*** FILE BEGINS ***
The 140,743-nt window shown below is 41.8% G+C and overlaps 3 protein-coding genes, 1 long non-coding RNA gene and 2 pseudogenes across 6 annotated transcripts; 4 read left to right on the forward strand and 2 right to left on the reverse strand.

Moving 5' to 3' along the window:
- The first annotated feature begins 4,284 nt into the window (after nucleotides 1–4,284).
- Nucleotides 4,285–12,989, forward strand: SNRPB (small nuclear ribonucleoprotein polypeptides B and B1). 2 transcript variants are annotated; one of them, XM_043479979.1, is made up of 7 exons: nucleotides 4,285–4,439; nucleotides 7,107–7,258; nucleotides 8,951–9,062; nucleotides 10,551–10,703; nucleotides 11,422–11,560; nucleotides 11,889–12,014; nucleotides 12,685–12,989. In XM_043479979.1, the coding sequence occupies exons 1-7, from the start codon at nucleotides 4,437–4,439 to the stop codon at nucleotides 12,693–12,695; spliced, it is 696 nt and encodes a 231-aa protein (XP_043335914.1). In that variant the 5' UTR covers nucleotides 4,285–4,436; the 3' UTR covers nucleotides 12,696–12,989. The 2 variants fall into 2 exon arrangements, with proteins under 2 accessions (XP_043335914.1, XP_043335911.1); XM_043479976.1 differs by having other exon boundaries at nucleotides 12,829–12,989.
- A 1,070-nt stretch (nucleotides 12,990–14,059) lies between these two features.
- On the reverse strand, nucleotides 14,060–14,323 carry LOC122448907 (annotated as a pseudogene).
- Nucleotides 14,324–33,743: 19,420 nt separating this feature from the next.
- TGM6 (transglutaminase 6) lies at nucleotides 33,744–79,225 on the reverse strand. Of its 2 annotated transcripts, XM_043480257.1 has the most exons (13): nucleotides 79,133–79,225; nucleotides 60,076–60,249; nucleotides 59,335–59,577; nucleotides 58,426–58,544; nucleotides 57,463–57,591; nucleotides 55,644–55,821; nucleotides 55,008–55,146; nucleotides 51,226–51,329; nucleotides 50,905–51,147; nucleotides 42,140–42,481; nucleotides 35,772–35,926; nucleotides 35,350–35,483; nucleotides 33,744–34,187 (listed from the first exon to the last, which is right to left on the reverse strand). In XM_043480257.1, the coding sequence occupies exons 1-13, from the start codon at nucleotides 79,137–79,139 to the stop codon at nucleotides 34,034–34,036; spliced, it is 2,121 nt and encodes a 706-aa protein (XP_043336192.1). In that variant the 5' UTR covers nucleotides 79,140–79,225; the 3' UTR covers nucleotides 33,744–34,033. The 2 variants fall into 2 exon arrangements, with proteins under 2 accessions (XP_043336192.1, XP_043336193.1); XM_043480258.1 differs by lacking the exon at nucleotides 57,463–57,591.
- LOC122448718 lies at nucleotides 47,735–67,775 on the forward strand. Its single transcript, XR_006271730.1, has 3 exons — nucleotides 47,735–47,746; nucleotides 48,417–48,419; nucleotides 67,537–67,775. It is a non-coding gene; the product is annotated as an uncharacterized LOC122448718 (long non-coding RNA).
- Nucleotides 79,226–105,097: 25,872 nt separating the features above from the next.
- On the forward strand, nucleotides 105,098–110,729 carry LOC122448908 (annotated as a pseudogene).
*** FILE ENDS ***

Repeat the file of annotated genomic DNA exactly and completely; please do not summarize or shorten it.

The 140,743-nt window shown below is 41.8% G+C and overlaps 3 protein-coding genes, 1 long non-coding RNA gene and 2 pseudogenes across 6 annotated transcripts; 4 read left to right on the forward strand and 2 right to left on the reverse strand.

Moving 5' to 3' along the window:
- The first annotated feature begins 4,284 nt into the window (after nucleotides 1–4,284).
- Nucleotides 4,285–12,989, forward strand: SNRPB (small nuclear ribonucleoprotein polypeptides B and B1). 2 transcript variants are annotated; one of them, XM_043479979.1, is made up of 7 exons: nucleotides 4,285–4,439; nucleotides 7,107–7,258; nucleotides 8,951–9,062; nucleotides 10,551–10,703; nucleotides 11,422–11,560; nucleotides 11,889–12,014; nucleotides 12,685–12,989. In XM_043479979.1, the coding sequence occupies exons 1-7, from the start codon at nucleotides 4,437–4,439 to the stop codon at nucleotides 12,693–12,695; spliced, it is 696 nt and encodes a 231-aa protein (XP_043335914.1). In that variant the 5' UTR covers nucleotides 4,285–4,436; the 3' UTR covers nucleotides 12,696–12,989. The 2 variants fall into 2 exon arrangements, with proteins under 2 accessions (XP_043335914.1, XP_043335911.1); XM_043479976.1 differs by having other exon boundaries at nucleotides 12,829–12,989.
- A 1,070-nt stretch (nucleotides 12,990–14,059) lies between these two features.
- On the reverse strand, nucleotides 14,060–14,323 carry LOC122448907 (annotated as a pseudogene).
- Nucleotides 14,324–33,743: 19,420 nt separating this feature from the next.
- TGM6 (transglutaminase 6) lies at nucleotides 33,744–79,225 on the reverse strand. Of its 2 annotated transcripts, XM_043480257.1 has the most exons (13): nucleotides 79,133–79,225; nucleotides 60,076–60,249; nucleotides 59,335–59,577; nucleotides 58,426–58,544; nucleotides 57,463–57,591; nucleotides 55,644–55,821; nucleotides 55,008–55,146; nucleotides 51,226–51,329; nucleotides 50,905–51,147; nucleotides 42,140–42,481; nucleotides 35,772–35,926; nucleotides 35,350–35,483; nucleotides 33,744–34,187 (listed from the first exon to the last, which is right to left on the reverse strand). In XM_043480257.1, the coding sequence occupies exons 1-13, from the start codon at nucleotides 79,137–79,139 to the stop codon at nucleotides 34,034–34,036; spliced, it is 2,121 nt and encodes a 706-aa protein (XP_043336192.1). In that variant the 5' UTR covers nucleotides 79,140–79,225; the 3' UTR covers nucleotides 33,744–34,033. The 2 variants fall into 2 exon arrangements, with proteins under 2 accessions (XP_043336192.1, XP_043336193.1); XM_043480258.1 differs by lacking the exon at nucleotides 57,463–57,591.
- LOC122448718 lies at nucleotides 47,735–67,775 on the forward strand. Its single transcript, XR_006271730.1, has 3 exons — nucleotides 47,735–47,746; nucleotides 48,417–48,419; nucleotides 67,537–67,775. It is a non-coding gene; the product is annotated as an uncharacterized LOC122448718 (long non-coding RNA).
- Nucleotides 79,226–105,097: 25,872 nt separating the features above from the next.
- On the forward strand, nucleotides 105,098–110,729 carry LOC122448908 (annotated as a pseudogene).